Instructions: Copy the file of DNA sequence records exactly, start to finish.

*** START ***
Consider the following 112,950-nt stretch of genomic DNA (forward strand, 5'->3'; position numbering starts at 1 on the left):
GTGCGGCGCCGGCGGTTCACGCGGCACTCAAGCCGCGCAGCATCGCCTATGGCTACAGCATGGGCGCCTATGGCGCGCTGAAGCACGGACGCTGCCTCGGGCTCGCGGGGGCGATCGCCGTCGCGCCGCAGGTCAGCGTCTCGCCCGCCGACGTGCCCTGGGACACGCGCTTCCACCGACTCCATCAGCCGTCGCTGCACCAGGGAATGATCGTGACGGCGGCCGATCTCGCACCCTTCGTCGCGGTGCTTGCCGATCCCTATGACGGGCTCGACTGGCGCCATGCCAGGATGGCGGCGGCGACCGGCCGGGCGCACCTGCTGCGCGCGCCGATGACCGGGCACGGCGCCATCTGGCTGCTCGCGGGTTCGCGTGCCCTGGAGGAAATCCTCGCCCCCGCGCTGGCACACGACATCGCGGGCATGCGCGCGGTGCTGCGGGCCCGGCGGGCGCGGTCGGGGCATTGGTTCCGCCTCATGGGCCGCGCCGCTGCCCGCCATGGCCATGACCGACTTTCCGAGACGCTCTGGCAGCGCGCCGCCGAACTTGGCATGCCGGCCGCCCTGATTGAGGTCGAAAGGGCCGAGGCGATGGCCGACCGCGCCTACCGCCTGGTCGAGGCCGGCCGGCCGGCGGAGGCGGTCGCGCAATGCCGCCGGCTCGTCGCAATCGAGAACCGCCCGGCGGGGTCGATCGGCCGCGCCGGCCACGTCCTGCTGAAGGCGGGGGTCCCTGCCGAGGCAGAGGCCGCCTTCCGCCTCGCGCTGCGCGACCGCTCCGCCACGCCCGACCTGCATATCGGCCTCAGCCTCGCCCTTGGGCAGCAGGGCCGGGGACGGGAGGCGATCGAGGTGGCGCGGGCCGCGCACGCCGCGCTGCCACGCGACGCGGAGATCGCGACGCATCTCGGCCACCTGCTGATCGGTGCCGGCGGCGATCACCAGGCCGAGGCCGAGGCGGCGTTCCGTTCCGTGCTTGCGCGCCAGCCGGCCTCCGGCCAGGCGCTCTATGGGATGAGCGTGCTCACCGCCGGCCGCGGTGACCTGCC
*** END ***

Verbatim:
Consider the following 112,950-nt stretch of genomic DNA (forward strand, 5'->3'; position numbering starts at 1 on the left):
GTGCGGCGCCGGCGGTTCACGCGGCACTCAAGCCGCGCAGCATCGCCTATGGCTACAGCATGGGCGCCTATGGCGCGCTGAAGCACGGACGCTGCCTCGGGCTCGCGGGGGCGATCGCCGTCGCGCCGCAGGTCAGCGTCTCGCCCGCCGACGTGCCCTGGGACACGCGCTTCCACCGACTCCATCAGCCGTCGCTGCACCAGGGAATGATCGTGACGGCGGCCGATCTCGCACCCTTCGTCGCGGTGCTTGCCGATCCCTATGACGGGCTCGACTGGCGCCATGCCAGGATGGCGGCGGCGACCGGCCGGGCGCACCTGCTGCGCGCGCCGATGACCGGGCACGGCGCCATCTGGCTGCTCGCGGGTTCGCGTGCCCTGGAGGAAATCCTCGCCCCCGCGCTGGCACACGACATCGCGGGCATGCGCGCGGTGCTGCGGGCCCGGCGGGCGCGGTCGGGGCATTGGTTCCGCCTCATGGGCCGCGCCGCTGCCCGCCATGGCCATGACCGACTTTCCGAGACGCTCTGGCAGCGCGCCGCCGAACTTGGCATGCCGGCCGCCCTGATTGAGGTCGAAAGGGCCGAGGCGATGGCCGACCGCGCCTACCGCCTGGTCGAGGCCGGCCGGCCGGCGGAGGCGGTCGCGCAATGCCGCCGGCTCGTCGCAATCGAGAACCGCCCGGCGGGGTCGATCGGCCGCGCCGGCCACGTCCTGCTGAAGGCGGGGGTCCCTGCCGAGGCAGAGGCCGCCTTCCGCCTCGCGCTGCGCGACCGCTCCGCCACGCCCGACCTGCATATCGGCCTCAGCCTCGCCCTTGGGCAGCAGGGCCGGGGACGGGAGGCGATCGAGGTGGCGCGGGCCGCGCACGCCGCGCTGCCACGCGACGCGGAGATCGCGACGCATCTCGGCCACCTGCTGATCGGTGCCGGCGGCGATCACCAGGCCGAGGCCGAGGCGGCGTTCCGTTCCGTGCTTGCGCGCCAGCCGGCCTCCGGCCAGGCGCTCTATGGGATGAGCGTGCTCACCGCCGGCCGCGGTGACCTGCC